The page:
This is an article that I wrote to the growth group leaders at our church MorningStar Baptist Church. I hope and pray that it can be helpful to others as well.
My wife and I have four children and one of the hardest things for them to understand is how much influence the older have over their younger siblings. I feel as though everyday I have a discussion with one of them explaining how much their younger siblings will follow their example. Our three year old often amazes me with how much she knows and the physical things that she is capable of doing. As much as I would be honored to have a prodigy I realize that she has learned quickly and is very confident because of the influence of her older two siblings. I must continually remind them of the influence they have and how important it is for them to honor God with that influence.
Lately I have come under conviction as a husband and father feeling the weight of responsibility that I have as I influence my family. The things that I value will be the things that my wife and kids value. If I like ice cream then probably they will end up liking ice cream. Today as I got dressed and put on jeans one of my little girls came out with jeans on and told me she was wearing jeans like I was. If they here me being critical of others then they become critical of others. If my kids see me loving my wife/their mom in a godly way then one day they will be in much better shape to have a strong marriage. On a more serious note if my relationship with God is a show and only matters on Sunday then they will begin to see me as a hypocrite and eventually reject the faith. I wield influence in their lives even when I don’t realize it.
In the Old Testament the nation of Israel was led by kings and in the life of those kings we learn about the power of influence. John Maxwell defines leadership as influence. The kings of Israel are a great example of the influence that leaders carry. Take time to read 2 Chronicles and take notice of the pattern that emerges. When a new king is introduced it records for us how many years that king reigned and then shares what kind of life the king lived. The writer describes how the king followed the Lord. Then as you read about the king’s reign we learn how that affected the nation. If the king sought after the Lord then the nation of Israel sought the Lord, and if the king rebelled against God then the nation rebelled against God. Take Manasseh for example in 2 Chronicles 33:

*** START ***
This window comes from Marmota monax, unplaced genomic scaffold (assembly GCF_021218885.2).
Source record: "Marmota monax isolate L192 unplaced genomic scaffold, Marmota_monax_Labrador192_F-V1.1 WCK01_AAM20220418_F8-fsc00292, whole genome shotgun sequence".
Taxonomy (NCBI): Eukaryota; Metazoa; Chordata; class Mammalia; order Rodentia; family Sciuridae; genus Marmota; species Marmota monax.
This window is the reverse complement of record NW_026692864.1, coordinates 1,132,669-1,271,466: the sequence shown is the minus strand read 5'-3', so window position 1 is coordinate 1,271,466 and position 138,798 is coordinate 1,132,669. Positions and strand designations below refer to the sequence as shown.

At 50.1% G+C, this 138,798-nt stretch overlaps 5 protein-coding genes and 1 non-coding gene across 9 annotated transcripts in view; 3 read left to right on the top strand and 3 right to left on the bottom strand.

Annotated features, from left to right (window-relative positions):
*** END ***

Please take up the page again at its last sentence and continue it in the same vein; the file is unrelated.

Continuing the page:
Manasseh was twelve years old when he began to reign, and he reigned fifty-five years in Jerusalem. 2 And he did what was evil in the sight of the LORD, according to the abom-inations of the nations whom the LORD drove out before the people of Israel.
Then if you read v. 9 we learn how the people responded:
Manasseh led Judah and the inhabitants of Jerusalem astray, to do more evil than the nations whom the LORD destroyed before the people of Israel.
This is just one example of many throughout 2 Chronicles that reveals the influence that the kings had on the people. Maxwell makes a strong point in saying that leadership is influence.
When is the last time that you took the time to stop and think about your role as a growth group leader? Have you contemplated how valuable you are to the health of your church? Do you understand how the life you live as a disciple affects the influence you have on your group? In a lot of ways you are the king of a small nation and the way that you lead that nation and the way you live your life before them will have great influence on their spiritual health. In turn it will affect the health of the church.
As growth group leaders you hold extremely important positions in the life of your church. Your role isn’t important because you have the ability to make decisions that affect the whole church and it isn’t important because you control a large portion of the budget. Your role is so important because of the influence you have over the lives of the members in your group. The spiritual health of you as growth group leaders is essential to the health of the group. Your energy and the dedication given to connect group members to God and others cannot be underestimated. Your buy-in and support of the vision of the church is important to the whole body becoming aligned to focus on the mission God has called us to.
Your ability to recruit people who are not in groups will determine how successful we are at getting a high participation rate of members in growth groups. The more that individuals are connected to a growth group the less likely we are to lose them out the back door of the church. Leaders, you will influence your group, the question is what kind of influence are you being? Over the next few weeks you will receive a number of articles that address how you will influence your growth group. The goal is that as you come to understand the importance of your role you will then be able to become laser focused with how you lead your group to connect with God and to connect with others.
May you be challenged to take time this week and pray through the kind of influence that you are having on your group. Remember these are God’s children that you are providing oversight with in His group. Are you honoring Him and the work His Son did on the cross as you influence your group. Finally this is not about how capable you are but rather how dependent you are on God and His Spirit, allowing Him to work through you. The best thing you can do for your group is to walk humbly and intimately with Jesus.